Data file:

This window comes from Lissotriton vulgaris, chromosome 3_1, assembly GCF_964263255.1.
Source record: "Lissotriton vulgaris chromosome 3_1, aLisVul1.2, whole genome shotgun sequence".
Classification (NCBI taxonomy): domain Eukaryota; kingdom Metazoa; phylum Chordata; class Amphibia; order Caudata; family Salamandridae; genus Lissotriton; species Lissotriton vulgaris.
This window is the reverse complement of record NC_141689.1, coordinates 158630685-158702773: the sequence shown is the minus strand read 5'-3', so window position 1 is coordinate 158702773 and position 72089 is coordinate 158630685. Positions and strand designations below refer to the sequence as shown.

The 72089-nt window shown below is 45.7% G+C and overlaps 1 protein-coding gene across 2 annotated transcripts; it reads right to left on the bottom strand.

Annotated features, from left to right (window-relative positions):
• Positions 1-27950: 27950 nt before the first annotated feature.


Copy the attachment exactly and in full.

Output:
This window comes from Lissotriton vulgaris, chromosome 3_1, assembly GCF_964263255.1.
Source record: "Lissotriton vulgaris chromosome 3_1, aLisVul1.2, whole genome shotgun sequence".
Classification (NCBI taxonomy): domain Eukaryota; kingdom Metazoa; phylum Chordata; class Amphibia; order Caudata; family Salamandridae; genus Lissotriton; species Lissotriton vulgaris.
This window is the reverse complement of record NC_141689.1, coordinates 158630685-158702773: the sequence shown is the minus strand read 5'-3', so window position 1 is coordinate 158702773 and position 72089 is coordinate 158630685. Positions and strand designations below refer to the sequence as shown.

The 72089-nt window shown below is 45.7% G+C and overlaps 1 protein-coding gene across 2 annotated transcripts; it reads right to left on the bottom strand.

Annotated features, from left to right (window-relative positions):
• Positions 1-27950: 27950 nt before the first annotated feature.